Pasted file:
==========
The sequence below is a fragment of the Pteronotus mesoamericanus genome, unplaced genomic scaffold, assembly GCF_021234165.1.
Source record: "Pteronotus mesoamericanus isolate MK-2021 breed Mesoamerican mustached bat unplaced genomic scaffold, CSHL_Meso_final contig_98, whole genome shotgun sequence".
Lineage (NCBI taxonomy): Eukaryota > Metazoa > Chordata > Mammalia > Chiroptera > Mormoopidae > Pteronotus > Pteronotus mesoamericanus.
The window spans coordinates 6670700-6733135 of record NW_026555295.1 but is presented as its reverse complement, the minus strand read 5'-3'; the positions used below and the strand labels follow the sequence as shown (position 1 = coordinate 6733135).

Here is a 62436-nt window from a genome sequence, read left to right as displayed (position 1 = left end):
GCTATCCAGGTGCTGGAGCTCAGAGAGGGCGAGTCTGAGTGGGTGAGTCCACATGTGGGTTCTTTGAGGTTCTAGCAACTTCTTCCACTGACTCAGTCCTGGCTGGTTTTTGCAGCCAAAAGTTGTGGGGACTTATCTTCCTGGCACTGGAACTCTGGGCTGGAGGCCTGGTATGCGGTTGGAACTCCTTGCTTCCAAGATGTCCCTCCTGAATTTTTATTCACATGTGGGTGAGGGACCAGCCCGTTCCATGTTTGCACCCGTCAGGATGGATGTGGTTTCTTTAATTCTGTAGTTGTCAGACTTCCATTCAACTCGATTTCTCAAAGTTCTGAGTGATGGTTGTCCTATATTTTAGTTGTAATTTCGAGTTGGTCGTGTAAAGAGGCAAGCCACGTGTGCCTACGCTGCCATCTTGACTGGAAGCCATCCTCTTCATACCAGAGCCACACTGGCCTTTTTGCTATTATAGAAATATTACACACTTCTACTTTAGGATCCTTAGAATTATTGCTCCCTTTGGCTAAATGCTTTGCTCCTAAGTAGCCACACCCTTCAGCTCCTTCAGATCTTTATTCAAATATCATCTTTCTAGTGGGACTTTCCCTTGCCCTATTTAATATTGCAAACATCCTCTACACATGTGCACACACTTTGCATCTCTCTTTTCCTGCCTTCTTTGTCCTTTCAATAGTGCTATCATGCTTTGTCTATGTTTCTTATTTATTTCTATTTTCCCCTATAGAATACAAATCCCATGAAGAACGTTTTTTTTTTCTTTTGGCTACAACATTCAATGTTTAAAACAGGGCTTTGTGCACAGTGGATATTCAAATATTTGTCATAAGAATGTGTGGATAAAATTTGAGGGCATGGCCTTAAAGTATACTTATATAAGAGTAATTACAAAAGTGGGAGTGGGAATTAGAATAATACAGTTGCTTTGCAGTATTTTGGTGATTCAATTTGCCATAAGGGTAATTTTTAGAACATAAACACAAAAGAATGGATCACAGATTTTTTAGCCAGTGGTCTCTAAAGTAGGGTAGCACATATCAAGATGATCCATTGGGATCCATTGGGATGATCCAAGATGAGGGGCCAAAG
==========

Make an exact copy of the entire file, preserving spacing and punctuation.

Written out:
The sequence below is a fragment of the Pteronotus mesoamericanus genome, unplaced genomic scaffold, assembly GCF_021234165.1.
Source record: "Pteronotus mesoamericanus isolate MK-2021 breed Mesoamerican mustached bat unplaced genomic scaffold, CSHL_Meso_final contig_98, whole genome shotgun sequence".
Lineage (NCBI taxonomy): Eukaryota > Metazoa > Chordata > Mammalia > Chiroptera > Mormoopidae > Pteronotus > Pteronotus mesoamericanus.
The window spans coordinates 6670700-6733135 of record NW_026555295.1 but is presented as its reverse complement, the minus strand read 5'-3'; the positions used below and the strand labels follow the sequence as shown (position 1 = coordinate 6733135).

Here is a 62436-nt window from a genome sequence, read left to right as displayed (position 1 = left end):
GCTATCCAGGTGCTGGAGCTCAGAGAGGGCGAGTCTGAGTGGGTGAGTCCACATGTGGGTTCTTTGAGGTTCTAGCAACTTCTTCCACTGACTCAGTCCTGGCTGGTTTTTGCAGCCAAAAGTTGTGGGGACTTATCTTCCTGGCACTGGAACTCTGGGCTGGAGGCCTGGTATGCGGTTGGAACTCCTTGCTTCCAAGATGTCCCTCCTGAATTTTTATTCACATGTGGGTGAGGGACCAGCCCGTTCCATGTTTGCACCCGTCAGGATGGATGTGGTTTCTTTAATTCTGTAGTTGTCAGACTTCCATTCAACTCGATTTCTCAAAGTTCTGAGTGATGGTTGTCCTATATTTTAGTTGTAATTTCGAGTTGGTCGTGTAAAGAGGCAAGCCACGTGTGCCTACGCTGCCATCTTGACTGGAAGCCATCCTCTTCATACCAGAGCCACACTGGCCTTTTTGCTATTATAGAAATATTACACACTTCTACTTTAGGATCCTTAGAATTATTGCTCCCTTTGGCTAAATGCTTTGCTCCTAAGTAGCCACACCCTTCAGCTCCTTCAGATCTTTATTCAAATATCATCTTTCTAGTGGGACTTTCCCTTGCCCTATTTAATATTGCAAACATCCTCTACACATGTGCACACACTTTGCATCTCTCTTTTCCTGCCTTCTTTGTCCTTTCAATAGTGCTATCATGCTTTGTCTATGTTTCTTATTTATTTCTATTTTCCCCTATAGAATACAAATCCCATGAAGAACGTTTTTTTTTTCTTTTGGCTACAACATTCAATGTTTAAAACAGGGCTTTGTGCACAGTGGATATTCAAATATTTGTCATAAGAATGTGTGGATAAAATTTGAGGGCATGGCCTTAAAGTATACTTATATAAGAGTAATTACAAAAGTGGGAGTGGGAATTAGAATAATACAGTTGCTTTGCAGTATTTTGGTGATTCAATTTGCCATAAGGGTAATTTTTAGAACATAAACACAAAAGAATGGATCACAGATTTTTTAGCCAGTGGTCTCTAAAGTAGGGTAGCACATATCAAGATGATCCATTGGGATCCATTGGGATGATCCAAGATGAGGGGCCAAAG